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Forests 2017, 8(5), 148; doi:10.3390/f8050148

Cross-Talk between Physiological and Metabolic Adjustments Adopted by Quercus cerris to Mitigate the Effects of Severe Drought and Realistic Future Ozone Concentrations

Department of Agriculture, Food and Environment, University of Pisa, Via del Borghetto 80, 56124 Pisa, Italy
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Received: 31 January 2017 / Revised: 24 April 2017 / Accepted: 26 April 2017 / Published: 29 April 2017
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Abstract

Global climate change represents a moving target for plant acclimation and/or adaptation, especially in the Mediterranean basin. In this study, the interactions of severe drought (20% of the effective daily evapotranspiration) and O3 fumigation (80 ppb, 5 h day−1, for 28 consecutive days) on (i) photosynthetic performance, (ii) cell membrane stability, (iii) hydric relations, (iv) accumulation of compatible solutes, and (v) lipophilic antioxidant compounds were investigated in young Quercus cerris plants. In addition to the typical drought-induced stomatal closure, imposition of water withholding dramatically influenced the profile of stress-associated metabolites, i.e., abscisic acid (ABA), proline, and lipophilic antioxidants. However, plants were not able to delay or prevent the negative effects of water deficit, the greatest impacting factor in this study. This translated into a steep decline of photosynthetic efficiency, leaf hydration, and membrane fluidity and permeability. When water stress was coupled with O3, plants orchestrated cross-talk among ABA, proline, and sugar in fully-expanded mature leaves, partially leading to a premature senescence. View Full-Text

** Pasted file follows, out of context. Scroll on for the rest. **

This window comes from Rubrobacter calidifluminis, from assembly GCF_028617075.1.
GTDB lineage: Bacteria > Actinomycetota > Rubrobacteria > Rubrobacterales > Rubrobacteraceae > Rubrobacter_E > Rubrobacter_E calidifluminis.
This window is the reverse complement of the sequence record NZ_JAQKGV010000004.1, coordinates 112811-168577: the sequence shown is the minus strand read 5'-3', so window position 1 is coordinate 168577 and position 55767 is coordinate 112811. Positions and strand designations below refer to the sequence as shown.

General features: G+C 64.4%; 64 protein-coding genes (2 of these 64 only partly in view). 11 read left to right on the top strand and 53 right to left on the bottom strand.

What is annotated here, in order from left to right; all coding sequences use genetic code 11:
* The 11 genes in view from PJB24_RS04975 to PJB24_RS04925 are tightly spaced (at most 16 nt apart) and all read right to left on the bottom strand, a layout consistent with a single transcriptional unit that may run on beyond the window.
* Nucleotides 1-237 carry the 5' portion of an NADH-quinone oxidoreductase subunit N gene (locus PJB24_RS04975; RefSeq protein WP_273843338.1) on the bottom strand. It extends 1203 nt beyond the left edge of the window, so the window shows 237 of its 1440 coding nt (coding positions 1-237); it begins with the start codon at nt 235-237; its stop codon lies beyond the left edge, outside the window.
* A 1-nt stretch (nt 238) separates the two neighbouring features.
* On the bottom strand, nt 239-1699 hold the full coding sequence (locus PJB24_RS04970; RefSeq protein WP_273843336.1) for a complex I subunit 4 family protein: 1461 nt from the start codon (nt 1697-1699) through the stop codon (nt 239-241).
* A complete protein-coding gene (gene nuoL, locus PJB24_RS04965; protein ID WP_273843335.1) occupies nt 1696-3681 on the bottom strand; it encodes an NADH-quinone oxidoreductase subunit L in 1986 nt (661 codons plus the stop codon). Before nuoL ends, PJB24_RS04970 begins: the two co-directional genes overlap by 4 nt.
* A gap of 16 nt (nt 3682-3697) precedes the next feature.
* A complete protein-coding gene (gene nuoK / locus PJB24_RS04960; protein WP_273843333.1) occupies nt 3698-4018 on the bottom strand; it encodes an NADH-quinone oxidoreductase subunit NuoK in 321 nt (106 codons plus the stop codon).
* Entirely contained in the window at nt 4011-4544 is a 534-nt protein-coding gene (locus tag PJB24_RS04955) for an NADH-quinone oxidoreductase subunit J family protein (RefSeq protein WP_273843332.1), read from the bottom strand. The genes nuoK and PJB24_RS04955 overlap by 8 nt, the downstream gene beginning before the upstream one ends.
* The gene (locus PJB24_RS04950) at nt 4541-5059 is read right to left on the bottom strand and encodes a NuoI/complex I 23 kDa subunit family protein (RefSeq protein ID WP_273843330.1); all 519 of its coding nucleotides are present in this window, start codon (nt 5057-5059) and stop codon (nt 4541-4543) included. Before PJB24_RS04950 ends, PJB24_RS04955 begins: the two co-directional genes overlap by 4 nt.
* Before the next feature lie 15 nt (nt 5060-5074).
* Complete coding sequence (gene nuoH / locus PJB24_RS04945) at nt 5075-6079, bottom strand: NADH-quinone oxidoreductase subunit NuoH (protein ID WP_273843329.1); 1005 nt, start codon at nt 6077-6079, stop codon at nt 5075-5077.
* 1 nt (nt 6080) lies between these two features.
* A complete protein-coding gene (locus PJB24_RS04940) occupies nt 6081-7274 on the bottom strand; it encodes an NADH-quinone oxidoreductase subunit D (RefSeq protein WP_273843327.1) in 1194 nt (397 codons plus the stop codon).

Keywords: air pollution; global climate change; oxidative stress; Turkey oak; photosynthesis; stressors interaction air pollution; global climate change; oxidative stress; Turkey oak; photosynthesis; stressors interaction
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Cotrozzi, L.; Remorini, D.; Pellegrini, E.; Guidi, L.; Lorenzini, G.; Massai, R.; Nali, C.; Landi, M. Cross-Talk between Physiological and Metabolic Adjustments Adopted by Quercus cerris to Mitigate the Effects of Severe Drought and Realistic Future Ozone Concentrations. Forests 2017, 8, 148.

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